On Tuesday, Nov 8, 2022, Loh became the first Singaporean men’s singles player to be ranked No. 3 in the Badminton World Federation rankings. This came just a year after his groundbreaking win at the 2021 World Championships.
A key part of Loh’s arsenal is the smash, where he hits the shuttlecock at an extreme downward angle. The smash is made up of multiple, high-precision movements which are perfectly coordinated within fractions of a second. Its precise mechanics can only be captured with specialised sensors.
As Loh tracks the shuttlecock, he ensures that his body is turned sideways. As he explains: “We want to be in position behind the shuttlecock so that we can jump forward when we hit and do a stronger smash.”
From his crouching position, Loh uses both legs to generate more power. He is able to reach an average height of 50-60cm with his leap, something he attributes to his training and also his genes. “I think my body has a certain explosive quality. Just something I was born with.”
Loh’s body is in a sideways position to begin with. As he rises, he folds in his legs to make his body more compact.
His body is coiled like a spring and is primed for the explosive rotation of his hips, torso and arm just before he hits the shuttlecock.
The force he generates initially comes from shifting the momentum generated by his hips and core into the shuttlecock.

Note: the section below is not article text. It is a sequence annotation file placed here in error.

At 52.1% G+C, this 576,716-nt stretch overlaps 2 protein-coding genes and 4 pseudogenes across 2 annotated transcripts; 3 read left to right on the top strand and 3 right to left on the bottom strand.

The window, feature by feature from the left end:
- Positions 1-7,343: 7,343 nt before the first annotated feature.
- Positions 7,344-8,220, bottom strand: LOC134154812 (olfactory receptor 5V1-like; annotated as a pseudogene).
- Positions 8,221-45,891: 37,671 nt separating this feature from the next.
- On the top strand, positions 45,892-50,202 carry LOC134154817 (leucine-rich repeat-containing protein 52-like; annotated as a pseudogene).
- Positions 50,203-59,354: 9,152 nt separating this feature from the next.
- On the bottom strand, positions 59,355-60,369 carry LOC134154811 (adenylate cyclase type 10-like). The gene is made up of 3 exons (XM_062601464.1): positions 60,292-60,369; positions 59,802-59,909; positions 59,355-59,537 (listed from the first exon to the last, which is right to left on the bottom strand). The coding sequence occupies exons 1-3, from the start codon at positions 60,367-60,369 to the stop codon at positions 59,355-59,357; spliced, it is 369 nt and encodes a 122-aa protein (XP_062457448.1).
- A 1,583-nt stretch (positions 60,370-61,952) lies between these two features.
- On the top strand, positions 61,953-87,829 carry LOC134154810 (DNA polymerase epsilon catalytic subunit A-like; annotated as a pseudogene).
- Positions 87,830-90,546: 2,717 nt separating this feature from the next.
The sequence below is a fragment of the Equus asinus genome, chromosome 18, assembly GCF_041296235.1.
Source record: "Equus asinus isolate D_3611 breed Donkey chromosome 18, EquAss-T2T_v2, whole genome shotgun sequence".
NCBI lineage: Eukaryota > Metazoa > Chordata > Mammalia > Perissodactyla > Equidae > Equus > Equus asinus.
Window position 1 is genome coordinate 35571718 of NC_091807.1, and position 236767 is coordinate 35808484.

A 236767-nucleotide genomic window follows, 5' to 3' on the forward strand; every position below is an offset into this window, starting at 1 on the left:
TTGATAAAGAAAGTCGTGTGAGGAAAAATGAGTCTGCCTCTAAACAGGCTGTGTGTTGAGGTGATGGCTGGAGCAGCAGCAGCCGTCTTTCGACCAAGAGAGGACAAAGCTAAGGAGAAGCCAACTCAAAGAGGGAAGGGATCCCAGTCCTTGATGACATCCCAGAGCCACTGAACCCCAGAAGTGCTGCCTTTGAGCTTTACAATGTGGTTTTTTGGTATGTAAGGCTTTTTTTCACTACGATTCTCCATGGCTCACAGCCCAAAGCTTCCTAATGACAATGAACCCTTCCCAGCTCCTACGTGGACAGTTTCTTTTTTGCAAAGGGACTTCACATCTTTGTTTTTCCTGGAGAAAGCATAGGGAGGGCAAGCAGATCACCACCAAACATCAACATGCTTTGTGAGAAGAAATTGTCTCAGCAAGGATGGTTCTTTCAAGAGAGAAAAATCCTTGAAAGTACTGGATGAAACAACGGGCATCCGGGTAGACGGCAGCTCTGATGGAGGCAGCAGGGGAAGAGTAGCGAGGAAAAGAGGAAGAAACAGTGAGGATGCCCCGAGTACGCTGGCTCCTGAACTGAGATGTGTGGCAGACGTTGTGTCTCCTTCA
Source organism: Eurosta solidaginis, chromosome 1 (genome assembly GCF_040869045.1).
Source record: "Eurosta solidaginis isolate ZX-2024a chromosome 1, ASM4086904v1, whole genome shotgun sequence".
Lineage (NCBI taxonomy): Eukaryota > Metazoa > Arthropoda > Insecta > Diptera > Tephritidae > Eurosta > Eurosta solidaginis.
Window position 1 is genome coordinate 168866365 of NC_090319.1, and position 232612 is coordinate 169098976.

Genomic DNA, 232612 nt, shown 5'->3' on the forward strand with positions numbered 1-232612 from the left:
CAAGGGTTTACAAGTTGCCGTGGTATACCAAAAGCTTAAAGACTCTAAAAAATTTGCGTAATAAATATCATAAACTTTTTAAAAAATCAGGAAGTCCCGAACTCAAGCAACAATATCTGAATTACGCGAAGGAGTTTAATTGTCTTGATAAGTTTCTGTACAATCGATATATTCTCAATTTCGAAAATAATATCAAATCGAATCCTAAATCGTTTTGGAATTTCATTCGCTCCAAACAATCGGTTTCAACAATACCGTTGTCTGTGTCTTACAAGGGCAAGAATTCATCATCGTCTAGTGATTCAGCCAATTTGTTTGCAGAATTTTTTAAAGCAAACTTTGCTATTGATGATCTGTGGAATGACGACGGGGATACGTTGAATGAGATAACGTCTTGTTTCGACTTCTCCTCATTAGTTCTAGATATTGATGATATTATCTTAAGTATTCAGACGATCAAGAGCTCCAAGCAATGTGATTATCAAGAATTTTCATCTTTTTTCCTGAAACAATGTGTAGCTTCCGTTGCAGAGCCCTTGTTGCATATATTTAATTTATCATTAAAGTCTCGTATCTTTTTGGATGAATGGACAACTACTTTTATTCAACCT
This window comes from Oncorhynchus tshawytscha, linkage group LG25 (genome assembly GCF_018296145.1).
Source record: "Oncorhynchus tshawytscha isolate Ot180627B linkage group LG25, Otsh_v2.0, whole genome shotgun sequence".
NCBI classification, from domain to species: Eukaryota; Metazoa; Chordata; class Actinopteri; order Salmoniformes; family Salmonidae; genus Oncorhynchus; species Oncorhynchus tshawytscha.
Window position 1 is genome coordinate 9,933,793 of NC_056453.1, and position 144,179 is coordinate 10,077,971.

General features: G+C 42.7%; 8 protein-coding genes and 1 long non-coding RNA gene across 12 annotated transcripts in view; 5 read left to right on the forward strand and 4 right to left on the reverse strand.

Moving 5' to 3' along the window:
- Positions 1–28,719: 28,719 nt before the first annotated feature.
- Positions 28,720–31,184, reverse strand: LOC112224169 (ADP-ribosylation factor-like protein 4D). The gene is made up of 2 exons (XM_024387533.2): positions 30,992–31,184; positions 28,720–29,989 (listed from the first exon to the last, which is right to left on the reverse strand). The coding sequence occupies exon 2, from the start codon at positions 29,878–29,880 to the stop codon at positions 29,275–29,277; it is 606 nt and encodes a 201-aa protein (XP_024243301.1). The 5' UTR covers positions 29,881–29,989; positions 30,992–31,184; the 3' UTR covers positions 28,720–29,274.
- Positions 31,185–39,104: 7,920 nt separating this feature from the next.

For the smash, Loh slides his hand lower down the grip to create a longer lever. The racket is held loosely but as he smashes his fingers tighten around the grip.
As Loh makes contact with the shuttlecock at the apex of his jump, the tip of his badminton racket is close to 3.3m from the ground.
“In mid-air, there’s no time to think. For me personally, it’s just instinct… because badminton is a very fast sport.”
Height is the key as it offers Loh a chance to create a variety of angles. It also enlarges the area his rival has to defend.
The number of smashes in a game varies according to the tactics. In the first game of the 2021 BWF World Championship semi-final against Anders Antonsen, Loh hit 33 smashes of which 7 were clean winners.
But in the first game of the final against Kidambi Srikanth, a contest which was played more around the net, Loh smashed only 8 times and had 2 clean winners.
Says Loh: “The most common way to gain a point is to smash. Of course, the rest is from a rival making mistakes.”
The smash can send shuttlecocks flying at average speeds of 350-390kmh. The fastest smash in competition was recorded at 426kmh. Loh has hit smashes at over 400kmh.
“To kill your opponent with a smash, to gain a point from that, it’s pretty satisfying… The smash will show how dominant you are. If you can always kill off with a smash, it shows that you're much stronger.”
Loh’s sights are set on winning major titles and qualifying for the 2024 Paris Olympics. In his long, but dedicated quest for greatness, the smash will feature prominently.
Behind the scenes: How we captured Loh Kean Yew’s blink-and-you’ll-miss-it badminton smash
The Straits Times Digital Graphics Team experimented with 3D full-body scanning and motion capture to bring the precise mechanics of a badminton smash to your screen.